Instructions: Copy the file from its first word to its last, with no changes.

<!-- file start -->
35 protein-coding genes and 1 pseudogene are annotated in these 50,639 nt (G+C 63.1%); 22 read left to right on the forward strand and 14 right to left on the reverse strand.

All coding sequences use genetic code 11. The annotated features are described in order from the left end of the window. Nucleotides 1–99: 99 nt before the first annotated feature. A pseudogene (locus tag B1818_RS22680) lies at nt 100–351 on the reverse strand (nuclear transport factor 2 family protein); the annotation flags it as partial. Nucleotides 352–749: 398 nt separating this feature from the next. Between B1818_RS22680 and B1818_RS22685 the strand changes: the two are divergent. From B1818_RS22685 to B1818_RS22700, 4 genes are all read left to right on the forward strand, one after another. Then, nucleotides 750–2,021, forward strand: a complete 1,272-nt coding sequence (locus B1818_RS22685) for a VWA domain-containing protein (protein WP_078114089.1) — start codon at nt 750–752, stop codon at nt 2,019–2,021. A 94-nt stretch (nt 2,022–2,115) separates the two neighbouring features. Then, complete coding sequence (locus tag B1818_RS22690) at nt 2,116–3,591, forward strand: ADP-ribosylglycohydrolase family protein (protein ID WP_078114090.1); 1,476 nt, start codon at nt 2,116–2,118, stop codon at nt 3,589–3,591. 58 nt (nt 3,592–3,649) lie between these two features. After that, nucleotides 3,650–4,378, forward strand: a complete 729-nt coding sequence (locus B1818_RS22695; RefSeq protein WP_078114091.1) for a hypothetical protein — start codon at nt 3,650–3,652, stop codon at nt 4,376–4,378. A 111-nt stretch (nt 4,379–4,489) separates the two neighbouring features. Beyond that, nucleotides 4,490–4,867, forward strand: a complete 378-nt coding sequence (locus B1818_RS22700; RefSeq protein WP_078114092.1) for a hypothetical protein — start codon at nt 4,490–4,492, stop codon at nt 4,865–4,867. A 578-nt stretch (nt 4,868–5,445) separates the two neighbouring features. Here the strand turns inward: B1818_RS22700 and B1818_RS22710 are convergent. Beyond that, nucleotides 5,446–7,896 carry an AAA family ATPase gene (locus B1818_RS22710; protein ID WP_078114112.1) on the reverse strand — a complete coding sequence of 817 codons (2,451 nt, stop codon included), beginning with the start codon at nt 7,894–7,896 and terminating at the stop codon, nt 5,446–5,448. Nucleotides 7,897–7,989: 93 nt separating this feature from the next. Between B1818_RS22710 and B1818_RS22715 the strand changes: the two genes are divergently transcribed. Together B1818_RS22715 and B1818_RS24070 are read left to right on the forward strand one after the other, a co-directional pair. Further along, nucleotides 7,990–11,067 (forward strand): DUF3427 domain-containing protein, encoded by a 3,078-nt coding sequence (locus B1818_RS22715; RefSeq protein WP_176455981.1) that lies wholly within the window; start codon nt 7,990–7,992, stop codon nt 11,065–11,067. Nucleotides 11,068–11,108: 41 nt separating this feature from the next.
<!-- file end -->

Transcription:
35 protein-coding genes and 1 pseudogene are annotated in these 50,639 nt (G+C 63.1%); 22 read left to right on the forward strand and 14 right to left on the reverse strand.

All coding sequences use genetic code 11. The annotated features are described in order from the left end of the window. Nucleotides 1–99: 99 nt before the first annotated feature. A pseudogene (locus tag B1818_RS22680) lies at nt 100–351 on the reverse strand (nuclear transport factor 2 family protein); the annotation flags it as partial. Nucleotides 352–749: 398 nt separating this feature from the next. Between B1818_RS22680 and B1818_RS22685 the strand changes: the two are divergent. From B1818_RS22685 to B1818_RS22700, 4 genes are all read left to right on the forward strand, one after another. Then, nucleotides 750–2,021, forward strand: a complete 1,272-nt coding sequence (locus B1818_RS22685) for a VWA domain-containing protein (protein WP_078114089.1) — start codon at nt 750–752, stop codon at nt 2,019–2,021. A 94-nt stretch (nt 2,022–2,115) separates the two neighbouring features. Then, complete coding sequence (locus tag B1818_RS22690) at nt 2,116–3,591, forward strand: ADP-ribosylglycohydrolase family protein (protein ID WP_078114090.1); 1,476 nt, start codon at nt 2,116–2,118, stop codon at nt 3,589–3,591. 58 nt (nt 3,592–3,649) lie between these two features. After that, nucleotides 3,650–4,378, forward strand: a complete 729-nt coding sequence (locus B1818_RS22695; RefSeq protein WP_078114091.1) for a hypothetical protein — start codon at nt 3,650–3,652, stop codon at nt 4,376–4,378. A 111-nt stretch (nt 4,379–4,489) separates the two neighbouring features. Beyond that, nucleotides 4,490–4,867, forward strand: a complete 378-nt coding sequence (locus B1818_RS22700; RefSeq protein WP_078114092.1) for a hypothetical protein — start codon at nt 4,490–4,492, stop codon at nt 4,865–4,867. A 578-nt stretch (nt 4,868–5,445) separates the two neighbouring features. Here the strand turns inward: B1818_RS22700 and B1818_RS22710 are convergent. Beyond that, nucleotides 5,446–7,896 carry an AAA family ATPase gene (locus B1818_RS22710; protein ID WP_078114112.1) on the reverse strand — a complete coding sequence of 817 codons (2,451 nt, stop codon included), beginning with the start codon at nt 7,894–7,896 and terminating at the stop codon, nt 5,446–5,448. Nucleotides 7,897–7,989: 93 nt separating this feature from the next. Between B1818_RS22710 and B1818_RS22715 the strand changes: the two genes are divergently transcribed. Together B1818_RS22715 and B1818_RS24070 are read left to right on the forward strand one after the other, a co-directional pair. Further along, nucleotides 7,990–11,067 (forward strand): DUF3427 domain-containing protein, encoded by a 3,078-nt coding sequence (locus B1818_RS22715; RefSeq protein WP_176455981.1) that lies wholly within the window; start codon nt 7,990–7,992, stop codon nt 11,065–11,067. Nucleotides 11,068–11,108: 41 nt separating this feature from the next.